SAGOLANDET. The paternal Swedish state knows what's best for the Swedes. Or does it? Filmmaker Troell thinks the father is now a Big Brother that chokes creativity. His epic documentary shows us why.
THERE's a recurrent theme in Jan Troell's three-hour-long documentary about Sweden and the Swedes, ``Sagolandet'': A lone wolf is on the run across Sweden's ``civilized'' southernmost landscape. He's a wild cousin of the dogs in a nearby training school who obey the least command of a pompous instructor. The contrast is comical, and the whole audience laughs. But we also laugh at ourselves. That's the way Mr. Troell's satire is: always a little sad, never accusing, never judging. One of Sweden's most prominent film directors and photographers, Troell is also his own cameraman. But he does more than stand behind the lens; he puts himself in front of it as well.
``Every film you make,'' he says in a Monitor interview, ``is in some way a projection of yourself, isn't it? So long as a filmmaker tells his own truth, he is being faithful to a reality.''
``Sagolandet'' is Troell's very personal summing up of Troell's feelings about contemporary Swedish society. Its title is hard to translate. ``Land of Dreams,'' it could be called. Troell's own subtitle is more suggestive: ``More or less accidental landings in Reality.''
``As a child,'' says Troell, ``I had this dream that I was walking along a path to Sagolandet on the other side of the world. The Land of Dreams is that of the child - but there is also an ironic side to the title.
The driving force behind ``Sagolandet'' was Troell's fear that the well-intentioned belief ``that the state knows what is best for the Swedish people inevitably leads to a Big Brother society where imagination, joy, and sense of adventure - life itself - is being suffocated.''
But Troell insists ``the film is not politically oriented. It is about our attitudes toward life. Where do they lead?''
``Sagolandet'' shows us a cross-section of episodes and people. The film includes interviews with young people and old - students, lorry drivers, a farmer and weaver, forest workers, politicians, bureaucrats, and others. There is also an interview with distinguished American psychologist and author Rollo May, whose comment on Swedish daily life runs like a red thread through the film.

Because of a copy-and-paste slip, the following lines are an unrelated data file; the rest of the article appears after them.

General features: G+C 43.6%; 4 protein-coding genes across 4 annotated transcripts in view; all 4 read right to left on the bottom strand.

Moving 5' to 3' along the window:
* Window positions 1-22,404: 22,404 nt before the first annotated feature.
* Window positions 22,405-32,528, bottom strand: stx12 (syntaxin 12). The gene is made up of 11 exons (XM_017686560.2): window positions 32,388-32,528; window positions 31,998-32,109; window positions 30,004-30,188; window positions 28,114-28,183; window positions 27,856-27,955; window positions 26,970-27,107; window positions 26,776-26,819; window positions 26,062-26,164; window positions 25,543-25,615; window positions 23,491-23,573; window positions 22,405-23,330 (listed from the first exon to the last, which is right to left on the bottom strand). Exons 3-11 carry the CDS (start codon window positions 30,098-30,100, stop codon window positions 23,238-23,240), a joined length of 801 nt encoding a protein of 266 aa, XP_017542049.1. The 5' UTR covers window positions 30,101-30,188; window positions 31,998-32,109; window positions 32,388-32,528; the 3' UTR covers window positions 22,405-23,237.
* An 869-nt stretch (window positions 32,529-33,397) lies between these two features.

But the film is shot through with another, brighter thread: the determination of Troell's little daughter Johanna, born in 1983, to grow as fast as possible - including her joyous (and triumphant) efforts to stand up by herself. Johanna thus illustrates Dr. May's assertion that challenges are stepping stones to creativity.
``I started to think about this film 10 years ago,'' Troell says. ``The idea had its roots in some sort of discontent, in a feeling of love and love betrayed. ... It had to do with my love for Sweden, which I think is closely connected to the feelings of children.''
But the film went through many stages. ``At one point I was even naive enough to believe that if I could round up a group of wise men and women they would say wise things and somehow change the world!''
He continued to struggle with the idea out of a sense of duty. Joy came with Johanna. She was his first child; he was 51. Her birth, he says, ``changed my whole perspective on life.'' It also heightened his feeling that the state was suffocating life, and set the film in motion.
In the end, the film was five years in the making.
``After Johanna was born, I simply took my camera and started shooting. I had no plans no preconceived ideas, but felt I had an inbuilt tuning fork that vibrated when I was on the right track. I trusted my intuition and it worked. ... [My] compass was Rollo May's words: `The ultimate goal of life is creativity.'''
After three years Troell had enough film for an 80-hour showing. ``It took me two years in the cutting room to give the material a structure. It was the most difficult, ... gigantic task of my entire film career. I almost gave up before I got started.
``Then my early experience with short films came to the rescue. I started weaving a carpet! I had all those cross-threads that kept on appearing and disappearing - Rollo May, my daughter, the dogs, and their wild cousin the wolf. ... Then I filled up with golden shreds and other colors, until the pattern was there. But remember to read between the lines!''
``Sagolandet'' is at times breathtakingly beautiful, at times almost unbearably dark. Troell wanted to end it with May's ringing note: ``Despair is the birth of hope.'' But little Johanna changed all that.
He and Johanna had driven out to a field for him to photograph a scarecrow. But she got bored waiting in the car. So she plucked ``a bright-colored flower among the wheat, toddled up to the lonely wooden figure, and lovingly put it in his pocket. And just at that moment I had my camera ready,'' Troell says with a big smile.